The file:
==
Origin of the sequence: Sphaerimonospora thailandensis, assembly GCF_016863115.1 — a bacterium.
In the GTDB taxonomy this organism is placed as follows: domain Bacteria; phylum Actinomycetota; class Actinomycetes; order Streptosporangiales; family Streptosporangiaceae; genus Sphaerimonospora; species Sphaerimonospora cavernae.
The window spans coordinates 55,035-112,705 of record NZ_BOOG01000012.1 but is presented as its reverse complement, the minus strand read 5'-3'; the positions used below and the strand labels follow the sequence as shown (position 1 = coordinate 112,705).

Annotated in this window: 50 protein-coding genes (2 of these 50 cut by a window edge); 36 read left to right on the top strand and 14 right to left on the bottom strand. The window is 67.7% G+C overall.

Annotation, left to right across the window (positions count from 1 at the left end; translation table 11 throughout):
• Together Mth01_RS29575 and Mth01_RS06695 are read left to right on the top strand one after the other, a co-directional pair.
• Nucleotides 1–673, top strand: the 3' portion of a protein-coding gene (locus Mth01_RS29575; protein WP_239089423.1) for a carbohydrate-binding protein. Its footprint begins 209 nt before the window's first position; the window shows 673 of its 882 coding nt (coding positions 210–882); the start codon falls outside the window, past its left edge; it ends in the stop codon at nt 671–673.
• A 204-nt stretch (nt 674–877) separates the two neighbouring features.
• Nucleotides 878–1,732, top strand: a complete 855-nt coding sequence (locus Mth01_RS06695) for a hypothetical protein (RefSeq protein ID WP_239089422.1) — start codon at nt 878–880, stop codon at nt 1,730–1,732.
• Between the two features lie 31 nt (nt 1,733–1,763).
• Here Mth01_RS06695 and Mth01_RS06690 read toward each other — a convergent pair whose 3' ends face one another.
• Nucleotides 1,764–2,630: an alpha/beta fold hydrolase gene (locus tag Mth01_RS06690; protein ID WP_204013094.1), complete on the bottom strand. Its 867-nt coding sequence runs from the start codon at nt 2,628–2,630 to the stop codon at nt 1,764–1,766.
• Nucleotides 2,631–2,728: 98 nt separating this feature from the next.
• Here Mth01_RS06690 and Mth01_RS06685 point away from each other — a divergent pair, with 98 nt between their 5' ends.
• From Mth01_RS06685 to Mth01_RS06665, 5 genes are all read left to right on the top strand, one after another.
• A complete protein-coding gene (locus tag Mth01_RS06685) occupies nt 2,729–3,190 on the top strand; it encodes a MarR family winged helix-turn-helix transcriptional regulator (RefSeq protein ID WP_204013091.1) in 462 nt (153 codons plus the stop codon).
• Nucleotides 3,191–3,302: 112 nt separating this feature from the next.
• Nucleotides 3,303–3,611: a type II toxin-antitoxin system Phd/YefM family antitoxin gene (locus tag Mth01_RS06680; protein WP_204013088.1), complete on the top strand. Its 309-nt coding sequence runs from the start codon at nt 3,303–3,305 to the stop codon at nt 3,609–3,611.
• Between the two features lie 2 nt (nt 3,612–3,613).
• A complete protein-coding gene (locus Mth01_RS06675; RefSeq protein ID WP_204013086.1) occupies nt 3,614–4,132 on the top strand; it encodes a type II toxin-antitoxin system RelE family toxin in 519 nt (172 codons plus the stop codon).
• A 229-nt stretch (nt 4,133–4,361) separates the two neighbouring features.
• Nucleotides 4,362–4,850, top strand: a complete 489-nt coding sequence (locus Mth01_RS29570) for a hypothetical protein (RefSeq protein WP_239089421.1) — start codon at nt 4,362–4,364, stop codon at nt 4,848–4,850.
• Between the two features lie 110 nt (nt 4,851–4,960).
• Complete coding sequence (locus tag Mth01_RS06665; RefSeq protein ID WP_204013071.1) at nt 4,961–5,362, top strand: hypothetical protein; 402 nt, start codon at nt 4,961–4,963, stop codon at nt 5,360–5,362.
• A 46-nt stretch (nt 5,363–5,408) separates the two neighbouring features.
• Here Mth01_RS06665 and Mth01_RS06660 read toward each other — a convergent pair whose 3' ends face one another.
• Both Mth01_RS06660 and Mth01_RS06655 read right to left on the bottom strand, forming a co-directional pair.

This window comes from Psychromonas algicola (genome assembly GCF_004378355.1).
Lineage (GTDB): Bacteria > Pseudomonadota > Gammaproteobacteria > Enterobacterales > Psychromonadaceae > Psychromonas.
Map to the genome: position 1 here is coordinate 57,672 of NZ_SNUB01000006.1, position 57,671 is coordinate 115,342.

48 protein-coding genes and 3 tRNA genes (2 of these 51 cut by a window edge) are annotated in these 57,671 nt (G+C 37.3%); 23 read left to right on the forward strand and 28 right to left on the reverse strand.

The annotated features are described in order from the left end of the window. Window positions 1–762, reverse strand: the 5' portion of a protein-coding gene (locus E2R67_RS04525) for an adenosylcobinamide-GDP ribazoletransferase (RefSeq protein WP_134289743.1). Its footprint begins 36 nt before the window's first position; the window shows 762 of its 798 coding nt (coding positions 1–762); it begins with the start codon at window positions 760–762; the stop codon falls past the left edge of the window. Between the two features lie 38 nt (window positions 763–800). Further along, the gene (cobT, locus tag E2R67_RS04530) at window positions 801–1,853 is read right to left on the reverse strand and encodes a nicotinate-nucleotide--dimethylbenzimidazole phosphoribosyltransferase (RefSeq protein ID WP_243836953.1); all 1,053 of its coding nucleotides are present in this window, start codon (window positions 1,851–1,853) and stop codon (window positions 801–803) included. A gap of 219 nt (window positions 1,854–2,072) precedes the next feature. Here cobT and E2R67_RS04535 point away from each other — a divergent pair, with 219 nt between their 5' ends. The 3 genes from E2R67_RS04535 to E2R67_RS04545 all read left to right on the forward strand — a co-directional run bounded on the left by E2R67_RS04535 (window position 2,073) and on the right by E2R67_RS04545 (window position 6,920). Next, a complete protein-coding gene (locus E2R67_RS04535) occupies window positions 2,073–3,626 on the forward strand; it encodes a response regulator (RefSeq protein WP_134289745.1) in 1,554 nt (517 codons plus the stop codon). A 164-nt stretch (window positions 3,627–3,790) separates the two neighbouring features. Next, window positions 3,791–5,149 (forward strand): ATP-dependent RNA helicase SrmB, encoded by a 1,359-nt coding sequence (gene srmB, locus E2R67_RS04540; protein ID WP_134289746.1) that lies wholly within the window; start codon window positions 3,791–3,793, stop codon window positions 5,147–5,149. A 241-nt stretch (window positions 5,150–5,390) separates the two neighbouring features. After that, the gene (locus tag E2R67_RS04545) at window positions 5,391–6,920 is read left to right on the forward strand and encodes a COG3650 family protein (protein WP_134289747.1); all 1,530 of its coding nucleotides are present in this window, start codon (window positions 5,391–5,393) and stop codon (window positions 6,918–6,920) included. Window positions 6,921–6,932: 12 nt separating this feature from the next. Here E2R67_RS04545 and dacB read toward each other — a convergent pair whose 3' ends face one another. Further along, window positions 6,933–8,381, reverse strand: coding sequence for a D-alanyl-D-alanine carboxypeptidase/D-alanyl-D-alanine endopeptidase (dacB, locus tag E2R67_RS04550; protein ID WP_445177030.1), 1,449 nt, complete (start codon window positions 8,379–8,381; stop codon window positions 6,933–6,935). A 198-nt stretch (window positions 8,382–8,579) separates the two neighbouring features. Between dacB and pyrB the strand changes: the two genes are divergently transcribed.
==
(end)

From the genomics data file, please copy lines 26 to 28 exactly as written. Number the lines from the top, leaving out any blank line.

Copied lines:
• Here Mth01_RS06665 and Mth01_RS06660 read toward each other — a convergent pair whose 3' ends face one another.
• Both Mth01_RS06660 and Mth01_RS06655 read right to left on the bottom strand, forming a co-directional pair.

This window comes from Psychromonas algicola (genome assembly GCF_004378355.1).